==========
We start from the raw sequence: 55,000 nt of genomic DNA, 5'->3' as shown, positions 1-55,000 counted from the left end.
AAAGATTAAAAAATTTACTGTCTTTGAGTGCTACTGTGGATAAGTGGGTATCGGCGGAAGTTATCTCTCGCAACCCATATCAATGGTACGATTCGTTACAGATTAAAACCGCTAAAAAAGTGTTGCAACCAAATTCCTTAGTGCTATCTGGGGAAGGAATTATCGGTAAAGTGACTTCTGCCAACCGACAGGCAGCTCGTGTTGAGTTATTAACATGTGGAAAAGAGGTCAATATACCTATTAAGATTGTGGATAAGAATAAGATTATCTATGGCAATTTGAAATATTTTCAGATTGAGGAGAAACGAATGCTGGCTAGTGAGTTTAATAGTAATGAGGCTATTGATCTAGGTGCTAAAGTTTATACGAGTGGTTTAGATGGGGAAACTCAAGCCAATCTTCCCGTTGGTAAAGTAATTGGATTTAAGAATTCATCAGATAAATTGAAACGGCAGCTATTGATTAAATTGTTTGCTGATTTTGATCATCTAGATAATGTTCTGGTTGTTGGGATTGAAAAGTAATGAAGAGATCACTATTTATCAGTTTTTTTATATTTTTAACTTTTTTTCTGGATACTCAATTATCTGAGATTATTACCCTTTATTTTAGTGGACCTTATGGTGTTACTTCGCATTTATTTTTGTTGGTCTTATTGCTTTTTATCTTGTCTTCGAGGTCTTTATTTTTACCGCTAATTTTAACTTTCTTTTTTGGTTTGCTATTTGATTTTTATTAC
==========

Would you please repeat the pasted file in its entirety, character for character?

We start from the raw sequence: 55,000 nt of genomic DNA, 5'->3' as shown, positions 1-55,000 counted from the left end.
AAAGATTAAAAAATTTACTGTCTTTGAGTGCTACTGTGGATAAGTGGGTATCGGCGGAAGTTATCTCTCGCAACCCATATCAATGGTACGATTCGTTACAGATTAAAACCGCTAAAAAAGTGTTGCAACCAAATTCCTTAGTGCTATCTGGGGAAGGAATTATCGGTAAAGTGACTTCTGCCAACCGACAGGCAGCTCGTGTTGAGTTATTAACATGTGGAAAAGAGGTCAATATACCTATTAAGATTGTGGATAAGAATAAGATTATCTATGGCAATTTGAAATATTTTCAGATTGAGGAGAAACGAATGCTGGCTAGTGAGTTTAATAGTAATGAGGCTATTGATCTAGGTGCTAAAGTTTATACGAGTGGTTTAGATGGGGAAACTCAAGCCAATCTTCCCGTTGGTAAAGTAATTGGATTTAAGAATTCATCAGATAAATTGAAACGGCAGCTATTGATTAAATTGTTTGCTGATTTTGATCATCTAGATAATGTTCTGGTTGTTGGGATTGAAAAGTAATGAAGAGATCACTATTTATCAGTTTTTTTATATTTTTAACTTTTTTTCTGGATACTCAATTATCTGAGATTATTACCCTTTATTTTAGTGGACCTTATGGTGTTACTTCGCATTTATTTTTGTTGGTCTTATTGCTTTTTATCTTGTCTTCGAGGTCTTTATTTTTACCGCTAATTTTAACTTTCTTTTTTGGTTTGCTATTTGATTTTTATTAC